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Don't panic yet, but early Obamacare enrollees might cost more

Obamacare enrollees might be using the more expensive of these drugs.
Obamacare enrollees might be using the more expensive of these drugs.
Mario Tama / Getty Images News

Early Obamacare enrollees are using costly specialty drugs at higher rates than people on traditional health plans, according to a preliminary look from the drug-management company Express Scripts. But experts caution it's too early to pull a long-term trend from the data.

The concern is that, if the trend does hold up, the data could indicate that Obamacare enrollees tend to be sicker and, therefore, more expensive for insurance companies and the federal government.

Specifically, Express Scripts found 1.1 percent of total prescriptions on exchange plans during January and February went to specialty medications, which treat major health issues like HIV, depression, pain, and seizures. In comparison, specialty medications made up only 0.75 percent of prescriptions in commercial health plans. Both those numbers seem small, but they equate to a 47 percent difference that could make Obamacare enrollees much more expensive to cover.

Larry Levitt, senior vice president at Kaiser Family Foundation, warns the numbers are very much preliminary.

"Everyone expected that the earliest enrollees were more likely to be sicker," he says. "These are people who already had coverage or absolutely knew they needed coverage and were previously locked out of the market because of a preexisting condition. It also included people in particular coming from high-risk pools."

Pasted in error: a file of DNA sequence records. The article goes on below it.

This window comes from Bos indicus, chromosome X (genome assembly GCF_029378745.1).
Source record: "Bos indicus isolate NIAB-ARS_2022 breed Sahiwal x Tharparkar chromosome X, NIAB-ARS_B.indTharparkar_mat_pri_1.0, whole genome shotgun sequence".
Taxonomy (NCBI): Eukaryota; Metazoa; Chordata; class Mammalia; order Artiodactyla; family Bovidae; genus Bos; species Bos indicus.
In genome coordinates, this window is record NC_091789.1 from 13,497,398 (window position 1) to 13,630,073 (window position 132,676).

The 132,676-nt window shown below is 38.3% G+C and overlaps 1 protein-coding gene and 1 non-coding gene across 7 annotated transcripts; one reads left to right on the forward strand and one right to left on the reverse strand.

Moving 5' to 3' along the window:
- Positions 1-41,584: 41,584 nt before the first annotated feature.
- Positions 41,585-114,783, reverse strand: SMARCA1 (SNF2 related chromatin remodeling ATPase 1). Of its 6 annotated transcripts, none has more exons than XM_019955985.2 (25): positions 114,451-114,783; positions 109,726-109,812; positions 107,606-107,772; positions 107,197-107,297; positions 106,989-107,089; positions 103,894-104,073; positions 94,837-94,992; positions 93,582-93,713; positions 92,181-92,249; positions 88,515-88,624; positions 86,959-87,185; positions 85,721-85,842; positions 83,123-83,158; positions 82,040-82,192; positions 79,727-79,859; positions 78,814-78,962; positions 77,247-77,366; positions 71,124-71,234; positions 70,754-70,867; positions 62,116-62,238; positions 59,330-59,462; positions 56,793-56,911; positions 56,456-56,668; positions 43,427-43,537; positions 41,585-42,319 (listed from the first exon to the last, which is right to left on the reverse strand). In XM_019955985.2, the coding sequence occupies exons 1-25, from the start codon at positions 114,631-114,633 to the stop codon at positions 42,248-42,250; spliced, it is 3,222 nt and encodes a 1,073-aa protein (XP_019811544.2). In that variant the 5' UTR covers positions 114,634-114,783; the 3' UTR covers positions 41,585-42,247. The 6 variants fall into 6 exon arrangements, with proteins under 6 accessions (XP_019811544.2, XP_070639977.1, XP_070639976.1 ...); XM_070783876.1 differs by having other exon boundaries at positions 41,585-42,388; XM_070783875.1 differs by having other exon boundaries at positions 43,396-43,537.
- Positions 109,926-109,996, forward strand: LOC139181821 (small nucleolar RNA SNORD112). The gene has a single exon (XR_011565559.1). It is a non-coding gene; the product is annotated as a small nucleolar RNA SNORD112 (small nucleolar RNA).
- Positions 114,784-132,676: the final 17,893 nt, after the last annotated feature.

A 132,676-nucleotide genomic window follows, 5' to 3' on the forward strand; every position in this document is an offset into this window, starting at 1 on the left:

Levitt argues it's very unlikely someone who's HIV-positive, for example, is going to decline affordable health insurance when given the opportunity. Meanwhile, healthier people might not feel the need to sign up for Obamacare until some other factor — say, the individual mandate — pressures them to get health insurance.

So the sicker people, Levitt says, probably signed up earlier in the open-enrollment period, while the healthier people signed up closer to the March 31 deadline — after the time span Express Scripts looked at.

It's possible the full long-term trend won't come to light until a few years of enrollment in the exchanges. For the first year, many insurance companies padded their premiums in expectation of a sicker pool and higher costs. But experts expect uptake among healthier people to increase over time; if that doesn't happen, health-care costs — and premiums — could increase.

But since Express Scripts's analysis looked at two months before Obamacare's enrollment period closed, Jenna Stento, senior manager at Avalere Health, says it's hard to predict whether healthier people will eventually — or already did — sign up for Obamacare.

It also might seem counter-intuitive to worry about sicker people getting health coverage they need, Levitt and Stento acknowledge. But if there are too many sick people in the insurance pool, costs could reach a point where those sick people are once again priced out — and not getting the care they need as a result.